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EPA Finds Area in Arecibo, Puerto Rico Does Not Meet Stricter Air Standards for Lead

Release Date: 06/15/2011
Contact Information: Elias Rodriguez, 212-637-3664,; Brenda Reyes, (787) 977-5869,

(New York, N.Y.) The U.S. Environmental Protection Agency today informed the government of Puerto Rico that it is proposing to find an area in Arecibo, Puerto Rico does not meet the national air quality standard for lead, which is established to protect people’s health. The EPA proposes to make this determination based on the most recent air quality data from an air monitor in Arecibo. Lead is a toxic metal that can cause damage to a child’s ability to learn and a range of health problems in adults. Even at low levels, lead in children can cause I.Q. deficiencies, reading and learning disabilities, impaired hearing, reduced attention spans, hyperactivity and other behavior problems. Lead exposure can also cause health problems in pregnant women and harm fetuses

“Reducing lead pollution in the air is critical to protecting children’s health,” said Judith A. Enck, EPA Regional Administrator. “Although lead levels in the air have dropped dramatically in the United States, largely as a result of unleaded gasoline, it is essential that every effort is made to meet stricter air quality standards for lead. EPA is closely examining operations at the Battery Recycling Company in Arecibo and has required the company to take a series of actions to prevent lead contamination from leaving the facility and clean up an adjacent property.”

In October 2008, EPA strengthened the nation’s air quality standards for lead by ten times to 0.15 micrograms of lead per cubic meter of air based on newly available medical information about the health effects of lead. The agency also finalized requirements for new monitors to be located near large sources of lead pollution. In 2009, the Puerto Rico Environmental Quality Board identified the Battery Recycling Company in Arecibo as a significant source of lead and installed a monitoring station to measure lead in the air near the facility. Data from this monitor provided the information that resulted in EPA proposing this area as not meeting the stricter lead standard.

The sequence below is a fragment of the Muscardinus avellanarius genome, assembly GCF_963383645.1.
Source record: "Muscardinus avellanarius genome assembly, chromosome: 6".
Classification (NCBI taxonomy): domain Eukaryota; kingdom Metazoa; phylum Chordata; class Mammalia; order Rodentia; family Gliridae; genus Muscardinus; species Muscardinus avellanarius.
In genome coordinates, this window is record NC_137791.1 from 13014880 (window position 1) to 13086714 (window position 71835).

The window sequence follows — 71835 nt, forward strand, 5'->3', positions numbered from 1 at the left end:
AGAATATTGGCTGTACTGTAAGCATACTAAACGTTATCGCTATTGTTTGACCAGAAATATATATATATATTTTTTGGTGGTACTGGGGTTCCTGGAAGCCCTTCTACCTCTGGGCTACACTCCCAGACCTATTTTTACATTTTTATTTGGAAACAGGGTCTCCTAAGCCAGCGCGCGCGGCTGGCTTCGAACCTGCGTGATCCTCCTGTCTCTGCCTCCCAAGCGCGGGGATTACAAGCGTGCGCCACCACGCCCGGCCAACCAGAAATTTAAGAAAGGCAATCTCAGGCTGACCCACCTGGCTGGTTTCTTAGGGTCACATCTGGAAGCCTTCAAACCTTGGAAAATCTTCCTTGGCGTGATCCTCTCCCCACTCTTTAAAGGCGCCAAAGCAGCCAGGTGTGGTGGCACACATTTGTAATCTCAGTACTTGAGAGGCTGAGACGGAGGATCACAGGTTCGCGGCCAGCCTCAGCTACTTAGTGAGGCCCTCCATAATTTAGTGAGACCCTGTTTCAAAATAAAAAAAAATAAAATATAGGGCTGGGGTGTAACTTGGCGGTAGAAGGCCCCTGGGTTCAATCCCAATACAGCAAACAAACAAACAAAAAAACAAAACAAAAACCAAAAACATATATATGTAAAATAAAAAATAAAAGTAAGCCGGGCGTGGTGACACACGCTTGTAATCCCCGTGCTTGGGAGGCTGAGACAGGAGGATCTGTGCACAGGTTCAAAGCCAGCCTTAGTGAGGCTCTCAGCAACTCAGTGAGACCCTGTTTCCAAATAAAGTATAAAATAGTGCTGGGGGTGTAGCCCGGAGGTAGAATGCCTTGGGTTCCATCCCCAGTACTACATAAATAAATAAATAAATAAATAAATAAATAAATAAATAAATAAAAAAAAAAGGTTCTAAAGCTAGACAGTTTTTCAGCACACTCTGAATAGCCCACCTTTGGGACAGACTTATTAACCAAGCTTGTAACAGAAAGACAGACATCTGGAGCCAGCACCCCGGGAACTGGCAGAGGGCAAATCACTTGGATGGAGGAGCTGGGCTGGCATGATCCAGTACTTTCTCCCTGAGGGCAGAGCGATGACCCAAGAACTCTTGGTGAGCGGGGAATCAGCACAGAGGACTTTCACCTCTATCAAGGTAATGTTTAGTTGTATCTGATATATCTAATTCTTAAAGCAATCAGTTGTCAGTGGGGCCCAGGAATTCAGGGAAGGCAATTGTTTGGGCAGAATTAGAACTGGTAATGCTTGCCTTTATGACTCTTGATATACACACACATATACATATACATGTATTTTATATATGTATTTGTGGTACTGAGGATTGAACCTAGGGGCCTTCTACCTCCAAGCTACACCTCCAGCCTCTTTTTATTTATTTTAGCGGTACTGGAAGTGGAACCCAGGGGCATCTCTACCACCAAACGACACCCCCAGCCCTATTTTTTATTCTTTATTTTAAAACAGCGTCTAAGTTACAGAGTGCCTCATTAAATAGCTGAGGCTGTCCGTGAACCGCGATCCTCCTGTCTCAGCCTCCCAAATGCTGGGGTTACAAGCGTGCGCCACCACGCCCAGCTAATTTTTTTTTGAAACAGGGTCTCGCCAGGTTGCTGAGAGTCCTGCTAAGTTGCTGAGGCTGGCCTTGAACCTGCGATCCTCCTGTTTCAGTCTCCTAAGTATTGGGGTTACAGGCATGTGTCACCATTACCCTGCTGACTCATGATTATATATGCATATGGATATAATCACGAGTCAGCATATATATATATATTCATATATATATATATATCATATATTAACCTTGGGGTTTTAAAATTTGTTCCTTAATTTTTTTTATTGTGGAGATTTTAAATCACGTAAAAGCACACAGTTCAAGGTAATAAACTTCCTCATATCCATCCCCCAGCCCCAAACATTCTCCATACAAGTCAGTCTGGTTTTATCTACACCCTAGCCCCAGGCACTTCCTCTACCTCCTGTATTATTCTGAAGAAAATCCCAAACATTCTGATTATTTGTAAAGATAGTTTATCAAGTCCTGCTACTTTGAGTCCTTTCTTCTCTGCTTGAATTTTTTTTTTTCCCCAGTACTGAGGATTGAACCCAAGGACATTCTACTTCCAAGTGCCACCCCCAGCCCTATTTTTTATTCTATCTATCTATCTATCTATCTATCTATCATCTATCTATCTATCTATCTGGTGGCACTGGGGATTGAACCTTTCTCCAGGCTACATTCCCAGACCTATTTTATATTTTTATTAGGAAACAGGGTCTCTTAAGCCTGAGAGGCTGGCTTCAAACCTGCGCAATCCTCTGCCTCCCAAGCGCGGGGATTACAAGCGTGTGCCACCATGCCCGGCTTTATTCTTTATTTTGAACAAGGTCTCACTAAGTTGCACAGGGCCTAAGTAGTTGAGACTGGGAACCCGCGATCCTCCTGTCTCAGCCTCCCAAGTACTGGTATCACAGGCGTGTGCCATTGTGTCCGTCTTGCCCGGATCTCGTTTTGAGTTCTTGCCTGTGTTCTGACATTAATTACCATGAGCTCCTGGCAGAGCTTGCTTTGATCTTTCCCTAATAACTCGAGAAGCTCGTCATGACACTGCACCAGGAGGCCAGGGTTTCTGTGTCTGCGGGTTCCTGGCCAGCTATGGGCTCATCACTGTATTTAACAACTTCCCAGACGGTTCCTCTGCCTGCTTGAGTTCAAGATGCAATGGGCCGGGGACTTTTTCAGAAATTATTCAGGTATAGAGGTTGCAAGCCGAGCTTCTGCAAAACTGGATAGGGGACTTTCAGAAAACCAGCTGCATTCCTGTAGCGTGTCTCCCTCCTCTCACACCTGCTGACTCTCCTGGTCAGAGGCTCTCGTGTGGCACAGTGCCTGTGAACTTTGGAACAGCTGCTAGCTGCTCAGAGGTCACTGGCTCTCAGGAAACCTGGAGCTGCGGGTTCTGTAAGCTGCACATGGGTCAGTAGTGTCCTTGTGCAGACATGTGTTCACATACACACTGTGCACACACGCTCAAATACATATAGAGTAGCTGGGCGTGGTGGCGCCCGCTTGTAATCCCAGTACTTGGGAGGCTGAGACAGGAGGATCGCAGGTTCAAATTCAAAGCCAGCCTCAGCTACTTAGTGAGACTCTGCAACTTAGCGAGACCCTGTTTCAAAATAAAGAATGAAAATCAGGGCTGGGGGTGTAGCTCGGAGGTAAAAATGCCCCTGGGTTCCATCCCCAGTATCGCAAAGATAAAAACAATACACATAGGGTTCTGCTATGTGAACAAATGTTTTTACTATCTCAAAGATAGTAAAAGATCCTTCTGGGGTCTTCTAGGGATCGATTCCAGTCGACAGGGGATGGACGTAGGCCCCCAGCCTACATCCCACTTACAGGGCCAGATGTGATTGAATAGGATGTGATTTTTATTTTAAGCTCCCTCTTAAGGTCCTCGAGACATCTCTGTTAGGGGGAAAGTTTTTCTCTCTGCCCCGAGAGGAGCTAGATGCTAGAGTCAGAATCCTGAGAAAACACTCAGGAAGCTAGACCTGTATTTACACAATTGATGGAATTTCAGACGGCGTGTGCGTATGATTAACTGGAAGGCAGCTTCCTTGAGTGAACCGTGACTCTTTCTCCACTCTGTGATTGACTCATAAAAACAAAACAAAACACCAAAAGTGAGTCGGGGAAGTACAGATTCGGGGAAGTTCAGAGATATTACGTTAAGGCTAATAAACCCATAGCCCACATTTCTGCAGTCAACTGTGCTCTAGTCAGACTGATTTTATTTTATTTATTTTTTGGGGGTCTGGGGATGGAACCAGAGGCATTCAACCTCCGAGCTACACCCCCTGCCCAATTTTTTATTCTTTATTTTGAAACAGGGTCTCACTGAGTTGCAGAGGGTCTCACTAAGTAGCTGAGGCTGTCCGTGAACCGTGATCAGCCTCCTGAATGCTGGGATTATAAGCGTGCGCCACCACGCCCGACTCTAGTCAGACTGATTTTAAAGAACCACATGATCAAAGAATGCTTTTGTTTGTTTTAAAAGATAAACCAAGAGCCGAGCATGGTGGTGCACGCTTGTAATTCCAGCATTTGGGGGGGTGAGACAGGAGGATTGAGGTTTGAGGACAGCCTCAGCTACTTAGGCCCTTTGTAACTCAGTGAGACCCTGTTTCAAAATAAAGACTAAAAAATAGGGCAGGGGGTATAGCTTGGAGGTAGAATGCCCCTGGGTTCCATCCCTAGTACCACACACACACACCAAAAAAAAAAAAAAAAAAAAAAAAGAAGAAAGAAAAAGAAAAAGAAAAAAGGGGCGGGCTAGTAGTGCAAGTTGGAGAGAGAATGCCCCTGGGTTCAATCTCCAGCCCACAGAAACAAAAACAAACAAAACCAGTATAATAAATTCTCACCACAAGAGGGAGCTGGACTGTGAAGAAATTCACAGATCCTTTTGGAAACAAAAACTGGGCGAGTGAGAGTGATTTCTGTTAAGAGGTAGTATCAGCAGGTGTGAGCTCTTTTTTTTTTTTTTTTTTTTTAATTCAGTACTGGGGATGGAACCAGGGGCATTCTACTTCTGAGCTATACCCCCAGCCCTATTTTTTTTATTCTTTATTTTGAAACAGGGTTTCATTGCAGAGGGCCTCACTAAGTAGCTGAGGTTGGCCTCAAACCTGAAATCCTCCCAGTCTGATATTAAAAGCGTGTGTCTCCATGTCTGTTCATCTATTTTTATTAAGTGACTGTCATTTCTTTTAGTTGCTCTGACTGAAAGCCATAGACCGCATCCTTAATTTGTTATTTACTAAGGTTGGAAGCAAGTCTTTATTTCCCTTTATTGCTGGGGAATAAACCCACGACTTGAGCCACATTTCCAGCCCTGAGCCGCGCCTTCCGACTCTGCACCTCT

In 2010, based on air quality monitoring data from 2007 to 2009, EPA designated 16 areas across the country as “nonattainment” areas, because they did not meet the new, more stringent health-based air quality standards for lead. Other areas around the country, including the area in Arecibo, were considered “unclassifiable” because sufficient data were not available to determine if they met the new lead standard.

In addition to Puerto Rico, EPA notified the governments of Michigan, Illinois, Iowa and Kansas that one area in each state is not meeting the lead standards. EPA solicited recommendations from the governors on how areas should be classified under the lead air quality standard before this second round of determinations was made.

Once an area is designated as violating the standards, the state, commonwealth or territory must develop a formal clean air plan due within three years of EPA's final designation to correct the problem and improve air quality. The agency plans to finalize the designations by October 14, 2011, following a 30-day public comment period.

The Commonwealth of Puerto Rico and the mainland states will have until August 15, 2011 to comment on EPA’s proposed determinations and provide additional information. Members of the public are also encouraged to review the proposals and provide comments. The start of the 30-day public comment period will be announced in the Federal Register.

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